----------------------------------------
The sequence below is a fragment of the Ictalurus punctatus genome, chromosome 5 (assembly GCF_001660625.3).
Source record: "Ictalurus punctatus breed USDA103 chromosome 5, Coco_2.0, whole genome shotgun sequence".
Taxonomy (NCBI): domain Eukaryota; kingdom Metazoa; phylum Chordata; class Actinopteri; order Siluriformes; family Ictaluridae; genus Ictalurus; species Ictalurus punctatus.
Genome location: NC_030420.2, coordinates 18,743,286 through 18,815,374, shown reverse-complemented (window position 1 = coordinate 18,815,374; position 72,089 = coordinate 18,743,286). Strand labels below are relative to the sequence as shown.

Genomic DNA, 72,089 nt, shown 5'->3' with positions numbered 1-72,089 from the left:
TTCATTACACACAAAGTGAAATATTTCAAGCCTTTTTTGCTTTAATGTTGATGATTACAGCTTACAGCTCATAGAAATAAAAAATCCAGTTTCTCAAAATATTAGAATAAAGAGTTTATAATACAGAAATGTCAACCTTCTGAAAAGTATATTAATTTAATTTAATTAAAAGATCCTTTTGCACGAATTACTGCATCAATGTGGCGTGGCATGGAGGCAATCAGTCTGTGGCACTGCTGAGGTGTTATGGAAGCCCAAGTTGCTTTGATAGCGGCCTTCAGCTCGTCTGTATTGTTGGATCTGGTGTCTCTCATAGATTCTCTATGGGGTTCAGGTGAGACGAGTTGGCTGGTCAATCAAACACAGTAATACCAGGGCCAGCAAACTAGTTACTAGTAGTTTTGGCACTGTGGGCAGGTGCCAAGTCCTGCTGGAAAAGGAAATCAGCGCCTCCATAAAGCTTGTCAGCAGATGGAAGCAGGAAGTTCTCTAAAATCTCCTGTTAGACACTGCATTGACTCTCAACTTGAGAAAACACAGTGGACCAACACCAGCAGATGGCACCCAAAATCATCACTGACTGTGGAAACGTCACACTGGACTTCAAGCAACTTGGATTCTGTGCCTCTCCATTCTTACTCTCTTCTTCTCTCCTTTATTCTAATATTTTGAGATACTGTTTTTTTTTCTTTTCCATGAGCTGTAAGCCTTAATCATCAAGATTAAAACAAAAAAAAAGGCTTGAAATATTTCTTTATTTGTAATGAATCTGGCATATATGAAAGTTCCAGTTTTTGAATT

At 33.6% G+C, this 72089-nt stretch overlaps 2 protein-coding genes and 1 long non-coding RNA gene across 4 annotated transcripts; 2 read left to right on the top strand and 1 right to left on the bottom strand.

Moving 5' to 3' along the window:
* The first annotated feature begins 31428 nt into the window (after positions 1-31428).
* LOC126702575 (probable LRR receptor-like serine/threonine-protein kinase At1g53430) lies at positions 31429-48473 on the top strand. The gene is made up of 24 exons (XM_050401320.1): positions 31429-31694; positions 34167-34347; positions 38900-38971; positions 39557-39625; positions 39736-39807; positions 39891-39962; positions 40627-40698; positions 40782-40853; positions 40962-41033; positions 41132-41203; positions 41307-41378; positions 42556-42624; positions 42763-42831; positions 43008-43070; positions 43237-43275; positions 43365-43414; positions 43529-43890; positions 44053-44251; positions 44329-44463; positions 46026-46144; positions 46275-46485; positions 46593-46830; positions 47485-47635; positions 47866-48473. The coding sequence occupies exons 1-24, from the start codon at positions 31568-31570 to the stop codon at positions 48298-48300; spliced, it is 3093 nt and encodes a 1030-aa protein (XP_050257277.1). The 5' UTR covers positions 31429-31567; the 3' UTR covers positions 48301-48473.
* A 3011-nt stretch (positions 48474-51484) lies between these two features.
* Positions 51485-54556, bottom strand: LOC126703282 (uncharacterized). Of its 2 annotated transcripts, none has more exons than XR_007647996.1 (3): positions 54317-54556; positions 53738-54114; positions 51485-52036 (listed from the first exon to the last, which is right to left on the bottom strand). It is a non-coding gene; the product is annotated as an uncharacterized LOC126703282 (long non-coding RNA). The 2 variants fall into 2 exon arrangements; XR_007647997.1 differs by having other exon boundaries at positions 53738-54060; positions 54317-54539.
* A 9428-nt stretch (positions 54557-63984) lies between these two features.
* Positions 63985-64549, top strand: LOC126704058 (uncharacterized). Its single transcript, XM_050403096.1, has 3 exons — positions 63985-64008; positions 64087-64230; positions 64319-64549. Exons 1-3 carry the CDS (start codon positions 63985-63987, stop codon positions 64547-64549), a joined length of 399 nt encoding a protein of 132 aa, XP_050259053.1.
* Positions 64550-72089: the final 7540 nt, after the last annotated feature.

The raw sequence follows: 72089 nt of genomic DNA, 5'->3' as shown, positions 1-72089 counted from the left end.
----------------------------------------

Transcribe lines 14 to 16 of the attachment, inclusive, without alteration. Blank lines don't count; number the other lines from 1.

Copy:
* Positions 63985-64549, top strand: LOC126704058 (uncharacterized). Its single transcript, XM_050403096.1, has 3 exons — positions 63985-64008; positions 64087-64230; positions 64319-64549. Exons 1-3 carry the CDS (start codon positions 63985-63987, stop codon positions 64547-64549), a joined length of 399 nt encoding a protein of 132 aa, XP_050259053.1.
* Positions 64550-72089: the final 7540 nt, after the last annotated feature.

The raw sequence follows: 72089 nt of genomic DNA, 5'->3' as shown, positions 1-72089 counted from the left end.